Which is The Best SPF Sunscreen to Use, and How to Use It
Best SPF Sunscreen To Use
Sun Protection Factor (SPF) is the measure of the ability of a sunscreen to protect your skin against UVB rays, the type that usually causes skin cancer and sunburn. Unfortunately, SPF does not measure how perfect a sunscreen can protect your skin from UVA rays, the type that is also dangerous and damaging to the skin. This article will disclose to you which SPF sunscreen to use, and how to use it.
Types of Sunscreens.
Physical sunscreen ingredients include titanium dioxide and zinc dioxide while chemical ones include cinnamates and para-amino benzoic acid (PABA).
Physical sunscreen ingredients scatter and deflect UV rays before they penetrate your skin. On the other hand, chemical sunscreen ingredients absorb UV rays and convert them into heat energy.
Both physical and chemical sunscreen ingredients are safe and effective if properly used. Your sunscreen of choice should be water resistant and able to effectively protect you against both UVA (Ultraviolet A) and UVB (Ultraviolet B) rays. Most broad spectrum sunscreens contain both chemical and physical ingredients. In most cases, at least three ingredients are combined like cinnamates, PABA, and zinc oxide.
Which SPF Sunscreen to Use, and How to Use it.
1. SPF 15 Sunscreens.
If it takes approximately 20 minutes of direct sun exposure for your unprotected skin to begin turning red, a SPF 15 sunscreen will theoretically prevent the reddening 15 times longer (300 minutes). In terms of percentage, the SPF 15 sunscreen blocks about 93 percent of all penetrating UVB rays.
2. SPF 30 Sunscreens.
SPF 30 sunscreens block approximately 97 percent of UVB rays from penetrating your skin. This simply means that out of 100 photons, only seven enter your skin.
3. SPF 50 Sunscreens.
SPF 50 sunscreens only permit 2 percent of photons to penetrate your skin. 98 percent of UVB rays are effectively blocked from penetrating your skin.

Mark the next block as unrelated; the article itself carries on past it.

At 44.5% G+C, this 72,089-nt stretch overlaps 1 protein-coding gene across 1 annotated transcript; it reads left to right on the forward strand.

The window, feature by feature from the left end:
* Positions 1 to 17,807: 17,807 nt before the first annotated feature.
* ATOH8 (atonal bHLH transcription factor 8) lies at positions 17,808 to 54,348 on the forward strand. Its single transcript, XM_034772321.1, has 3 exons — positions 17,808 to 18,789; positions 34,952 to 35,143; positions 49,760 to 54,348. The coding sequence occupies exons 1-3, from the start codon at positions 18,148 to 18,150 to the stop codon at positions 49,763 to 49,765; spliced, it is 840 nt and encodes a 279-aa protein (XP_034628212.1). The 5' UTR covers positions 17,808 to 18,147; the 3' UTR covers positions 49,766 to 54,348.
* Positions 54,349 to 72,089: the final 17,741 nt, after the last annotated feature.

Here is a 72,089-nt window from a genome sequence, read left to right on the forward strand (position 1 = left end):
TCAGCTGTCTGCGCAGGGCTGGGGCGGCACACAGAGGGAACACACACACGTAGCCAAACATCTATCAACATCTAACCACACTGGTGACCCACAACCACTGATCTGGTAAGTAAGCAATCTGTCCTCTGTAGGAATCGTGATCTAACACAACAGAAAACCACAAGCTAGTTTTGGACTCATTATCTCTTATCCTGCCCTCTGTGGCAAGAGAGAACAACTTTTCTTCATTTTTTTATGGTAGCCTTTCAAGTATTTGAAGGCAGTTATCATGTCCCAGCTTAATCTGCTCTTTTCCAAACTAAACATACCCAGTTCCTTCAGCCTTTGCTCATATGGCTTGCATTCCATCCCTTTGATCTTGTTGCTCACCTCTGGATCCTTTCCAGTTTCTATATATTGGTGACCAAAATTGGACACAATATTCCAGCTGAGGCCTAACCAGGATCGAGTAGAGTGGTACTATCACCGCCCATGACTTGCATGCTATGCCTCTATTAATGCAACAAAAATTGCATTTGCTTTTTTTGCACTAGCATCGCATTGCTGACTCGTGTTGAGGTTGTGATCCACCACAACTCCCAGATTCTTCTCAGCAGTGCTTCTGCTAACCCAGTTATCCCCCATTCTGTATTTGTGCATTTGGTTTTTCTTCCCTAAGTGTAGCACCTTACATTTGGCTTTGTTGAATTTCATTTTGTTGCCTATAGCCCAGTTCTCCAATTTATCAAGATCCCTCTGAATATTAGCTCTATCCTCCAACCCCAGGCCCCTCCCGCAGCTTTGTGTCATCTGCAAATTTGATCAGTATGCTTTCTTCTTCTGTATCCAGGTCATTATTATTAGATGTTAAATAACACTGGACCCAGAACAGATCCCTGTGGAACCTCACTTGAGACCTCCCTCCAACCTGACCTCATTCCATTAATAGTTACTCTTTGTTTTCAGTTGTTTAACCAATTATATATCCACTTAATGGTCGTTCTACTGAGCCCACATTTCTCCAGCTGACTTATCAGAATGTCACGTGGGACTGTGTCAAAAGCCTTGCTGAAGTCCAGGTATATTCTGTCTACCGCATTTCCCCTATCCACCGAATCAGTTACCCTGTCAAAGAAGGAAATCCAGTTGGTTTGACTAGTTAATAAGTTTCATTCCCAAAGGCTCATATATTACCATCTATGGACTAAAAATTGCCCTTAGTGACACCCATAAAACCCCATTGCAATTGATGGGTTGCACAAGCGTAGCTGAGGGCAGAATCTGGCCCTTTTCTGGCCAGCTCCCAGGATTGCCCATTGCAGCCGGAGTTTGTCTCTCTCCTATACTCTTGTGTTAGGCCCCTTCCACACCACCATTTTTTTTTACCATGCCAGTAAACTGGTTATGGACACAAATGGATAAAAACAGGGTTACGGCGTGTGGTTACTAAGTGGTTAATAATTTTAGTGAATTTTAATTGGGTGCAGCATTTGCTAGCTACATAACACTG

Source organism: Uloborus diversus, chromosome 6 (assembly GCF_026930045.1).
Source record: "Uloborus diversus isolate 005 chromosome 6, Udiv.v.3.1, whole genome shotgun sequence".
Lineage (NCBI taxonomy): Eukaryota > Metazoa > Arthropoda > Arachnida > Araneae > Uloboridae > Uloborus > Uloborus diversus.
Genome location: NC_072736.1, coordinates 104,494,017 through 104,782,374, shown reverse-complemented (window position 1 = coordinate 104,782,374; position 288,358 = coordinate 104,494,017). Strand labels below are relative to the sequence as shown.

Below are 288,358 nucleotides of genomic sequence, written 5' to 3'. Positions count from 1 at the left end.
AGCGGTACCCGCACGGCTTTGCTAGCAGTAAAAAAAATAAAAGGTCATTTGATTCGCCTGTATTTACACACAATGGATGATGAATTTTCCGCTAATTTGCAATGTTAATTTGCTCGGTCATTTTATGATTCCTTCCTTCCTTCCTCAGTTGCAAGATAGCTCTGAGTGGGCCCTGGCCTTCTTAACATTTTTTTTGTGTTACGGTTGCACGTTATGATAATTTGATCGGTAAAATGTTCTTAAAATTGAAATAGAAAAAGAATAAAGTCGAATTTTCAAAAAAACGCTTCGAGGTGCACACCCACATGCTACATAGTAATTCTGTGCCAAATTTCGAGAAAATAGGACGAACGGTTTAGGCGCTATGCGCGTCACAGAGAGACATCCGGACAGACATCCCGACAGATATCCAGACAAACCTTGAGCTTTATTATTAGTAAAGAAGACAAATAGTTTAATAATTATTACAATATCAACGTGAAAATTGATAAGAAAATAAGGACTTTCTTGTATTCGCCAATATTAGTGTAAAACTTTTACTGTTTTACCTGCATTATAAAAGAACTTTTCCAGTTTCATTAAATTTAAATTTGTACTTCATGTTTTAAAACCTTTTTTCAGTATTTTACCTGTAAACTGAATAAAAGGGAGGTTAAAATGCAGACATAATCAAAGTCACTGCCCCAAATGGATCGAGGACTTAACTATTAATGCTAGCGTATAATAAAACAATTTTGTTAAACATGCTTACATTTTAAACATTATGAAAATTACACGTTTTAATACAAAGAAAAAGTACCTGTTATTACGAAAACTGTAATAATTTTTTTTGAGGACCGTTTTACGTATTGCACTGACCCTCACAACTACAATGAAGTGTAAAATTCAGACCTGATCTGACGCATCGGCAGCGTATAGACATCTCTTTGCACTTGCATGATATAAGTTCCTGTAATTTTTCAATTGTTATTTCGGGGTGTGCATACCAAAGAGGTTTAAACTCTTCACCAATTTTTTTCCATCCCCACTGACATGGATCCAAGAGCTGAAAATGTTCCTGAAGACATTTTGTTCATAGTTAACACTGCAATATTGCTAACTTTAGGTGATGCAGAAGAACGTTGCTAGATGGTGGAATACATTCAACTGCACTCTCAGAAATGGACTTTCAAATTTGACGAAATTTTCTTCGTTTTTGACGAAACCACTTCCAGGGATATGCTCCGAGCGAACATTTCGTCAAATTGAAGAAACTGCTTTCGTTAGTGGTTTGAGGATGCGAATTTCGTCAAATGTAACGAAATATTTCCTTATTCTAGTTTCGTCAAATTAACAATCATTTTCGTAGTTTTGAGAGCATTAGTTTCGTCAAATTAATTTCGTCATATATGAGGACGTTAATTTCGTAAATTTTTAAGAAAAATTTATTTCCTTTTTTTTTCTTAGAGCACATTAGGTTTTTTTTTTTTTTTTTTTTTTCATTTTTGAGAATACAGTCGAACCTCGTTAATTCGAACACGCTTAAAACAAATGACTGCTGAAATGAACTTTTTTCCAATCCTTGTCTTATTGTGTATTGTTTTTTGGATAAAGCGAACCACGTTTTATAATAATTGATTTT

4. Above SPF 50.
Most dermatologists recommend the use SPF 15, SPF 30, and SPF 50 sunscreens. According to extensive scientific evidence, sunscreens with high SPF values, for instance, SPF 100 do not give any greater protection than SPF 15, SPF 30, and SPF 50. Furthermore, for effective broad spectrum protection, the UVA protection should be about 33 percent of the UVB protection. Sunscreens with a high SPF value offer a far greater UVB protection in comparison to UVA protection.
How to Use SPF 15, SPF 30 and SPF 50 Sunscreens.
For perfect protection, experts recommend applying approximately 2 milligram of sunscreen per square centimeter of your skin, and reapplying it for every two hours. Studies reveal that most people apply only a quarter to half of 1 Oz of sunscreen. This amount is lower than the recommended quantity. Also, a sunscreen should be applied a half an hour before direct sun exposure to permit fully binding of the ingredients to the skin.
Wrapping it up…
Sunscreens should be reapplied immediately after heavy sweating, swimming or after toweling off. It is also vital to check the ingredients used to formulate your sunscreen of choice to decide whether it works best for extended outdoor or for daily incidental use. Last but not least, check out for the seal of The Skin Cancer Foundation to ensure that your sunscreen meets the highest standards for effectiveness and safety.